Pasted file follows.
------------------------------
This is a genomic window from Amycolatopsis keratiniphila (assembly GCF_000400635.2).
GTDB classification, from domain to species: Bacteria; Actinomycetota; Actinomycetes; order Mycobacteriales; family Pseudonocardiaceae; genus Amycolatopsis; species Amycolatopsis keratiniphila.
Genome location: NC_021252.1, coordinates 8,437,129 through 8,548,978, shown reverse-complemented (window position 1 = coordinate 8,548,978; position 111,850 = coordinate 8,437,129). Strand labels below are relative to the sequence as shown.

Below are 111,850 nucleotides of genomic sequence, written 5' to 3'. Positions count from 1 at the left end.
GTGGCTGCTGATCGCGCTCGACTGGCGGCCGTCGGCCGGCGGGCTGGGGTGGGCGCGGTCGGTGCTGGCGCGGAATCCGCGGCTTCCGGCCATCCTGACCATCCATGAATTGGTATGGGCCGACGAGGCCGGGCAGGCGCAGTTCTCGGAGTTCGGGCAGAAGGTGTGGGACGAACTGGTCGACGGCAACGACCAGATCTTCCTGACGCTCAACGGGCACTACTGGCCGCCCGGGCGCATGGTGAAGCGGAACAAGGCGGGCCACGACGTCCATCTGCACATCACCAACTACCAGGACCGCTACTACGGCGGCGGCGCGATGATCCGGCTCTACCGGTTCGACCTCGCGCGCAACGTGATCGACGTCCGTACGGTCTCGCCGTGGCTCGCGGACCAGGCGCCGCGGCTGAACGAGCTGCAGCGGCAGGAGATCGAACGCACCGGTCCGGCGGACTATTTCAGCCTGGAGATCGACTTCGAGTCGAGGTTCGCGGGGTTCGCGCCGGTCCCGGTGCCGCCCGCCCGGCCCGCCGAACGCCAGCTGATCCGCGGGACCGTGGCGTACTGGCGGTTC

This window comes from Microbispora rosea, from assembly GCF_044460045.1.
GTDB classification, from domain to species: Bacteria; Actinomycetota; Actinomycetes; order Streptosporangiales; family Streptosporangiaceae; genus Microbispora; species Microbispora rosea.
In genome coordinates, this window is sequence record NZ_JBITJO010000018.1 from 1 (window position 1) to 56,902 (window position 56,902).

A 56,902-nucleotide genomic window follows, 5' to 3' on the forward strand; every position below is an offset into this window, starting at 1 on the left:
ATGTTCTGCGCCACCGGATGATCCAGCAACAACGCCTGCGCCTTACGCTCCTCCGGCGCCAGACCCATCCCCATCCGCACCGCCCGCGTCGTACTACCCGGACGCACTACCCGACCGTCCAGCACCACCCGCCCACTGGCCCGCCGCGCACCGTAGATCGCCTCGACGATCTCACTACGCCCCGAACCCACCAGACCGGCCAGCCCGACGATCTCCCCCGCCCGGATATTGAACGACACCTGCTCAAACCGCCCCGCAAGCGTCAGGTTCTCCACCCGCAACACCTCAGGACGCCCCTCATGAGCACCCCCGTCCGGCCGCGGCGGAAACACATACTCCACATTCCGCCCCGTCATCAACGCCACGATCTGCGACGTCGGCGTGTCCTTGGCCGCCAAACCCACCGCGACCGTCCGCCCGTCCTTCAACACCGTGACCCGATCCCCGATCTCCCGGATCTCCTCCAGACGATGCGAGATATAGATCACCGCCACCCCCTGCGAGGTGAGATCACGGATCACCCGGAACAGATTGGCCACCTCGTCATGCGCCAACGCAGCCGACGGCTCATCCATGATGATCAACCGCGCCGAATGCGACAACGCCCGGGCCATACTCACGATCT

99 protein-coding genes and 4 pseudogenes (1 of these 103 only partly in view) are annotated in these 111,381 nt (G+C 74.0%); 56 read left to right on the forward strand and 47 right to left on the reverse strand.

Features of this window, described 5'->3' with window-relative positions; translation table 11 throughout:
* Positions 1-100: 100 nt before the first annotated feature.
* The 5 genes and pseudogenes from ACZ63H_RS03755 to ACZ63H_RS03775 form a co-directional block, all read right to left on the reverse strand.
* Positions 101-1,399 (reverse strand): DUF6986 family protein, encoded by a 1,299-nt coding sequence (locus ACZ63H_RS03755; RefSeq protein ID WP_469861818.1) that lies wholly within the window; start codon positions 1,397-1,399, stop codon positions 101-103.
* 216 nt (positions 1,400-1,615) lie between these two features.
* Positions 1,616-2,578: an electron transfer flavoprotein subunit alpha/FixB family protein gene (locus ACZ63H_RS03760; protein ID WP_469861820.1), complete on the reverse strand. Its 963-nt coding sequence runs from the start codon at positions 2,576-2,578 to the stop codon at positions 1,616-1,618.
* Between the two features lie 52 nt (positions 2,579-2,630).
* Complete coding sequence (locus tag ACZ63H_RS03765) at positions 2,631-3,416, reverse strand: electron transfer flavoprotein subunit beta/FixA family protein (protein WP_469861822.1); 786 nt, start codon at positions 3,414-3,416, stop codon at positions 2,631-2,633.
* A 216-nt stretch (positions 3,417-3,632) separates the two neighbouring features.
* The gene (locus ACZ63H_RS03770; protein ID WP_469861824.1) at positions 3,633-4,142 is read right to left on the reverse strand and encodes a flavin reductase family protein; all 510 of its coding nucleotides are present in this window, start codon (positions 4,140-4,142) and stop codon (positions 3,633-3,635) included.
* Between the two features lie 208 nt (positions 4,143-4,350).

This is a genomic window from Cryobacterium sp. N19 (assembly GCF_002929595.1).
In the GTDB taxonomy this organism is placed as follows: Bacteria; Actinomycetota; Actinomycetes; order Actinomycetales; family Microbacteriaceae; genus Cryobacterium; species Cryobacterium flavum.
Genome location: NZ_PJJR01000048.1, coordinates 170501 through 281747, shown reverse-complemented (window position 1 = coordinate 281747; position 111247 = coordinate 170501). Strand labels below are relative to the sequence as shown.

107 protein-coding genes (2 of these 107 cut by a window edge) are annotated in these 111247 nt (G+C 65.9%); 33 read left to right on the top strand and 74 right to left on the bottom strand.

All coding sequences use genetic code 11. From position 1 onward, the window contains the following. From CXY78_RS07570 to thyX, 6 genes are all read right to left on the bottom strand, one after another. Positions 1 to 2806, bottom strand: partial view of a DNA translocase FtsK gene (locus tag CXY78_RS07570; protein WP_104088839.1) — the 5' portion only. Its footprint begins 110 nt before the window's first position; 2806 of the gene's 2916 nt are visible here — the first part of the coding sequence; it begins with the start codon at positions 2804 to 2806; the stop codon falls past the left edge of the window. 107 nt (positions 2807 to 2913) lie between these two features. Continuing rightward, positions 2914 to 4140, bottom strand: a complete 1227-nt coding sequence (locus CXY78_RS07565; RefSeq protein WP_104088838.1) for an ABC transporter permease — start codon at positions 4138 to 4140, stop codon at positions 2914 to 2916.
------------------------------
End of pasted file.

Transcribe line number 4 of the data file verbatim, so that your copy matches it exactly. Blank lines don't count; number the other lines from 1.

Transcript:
Below are 111,850 nucleotides of genomic sequence, written 5' to 3'. Positions count from 1 at the left end.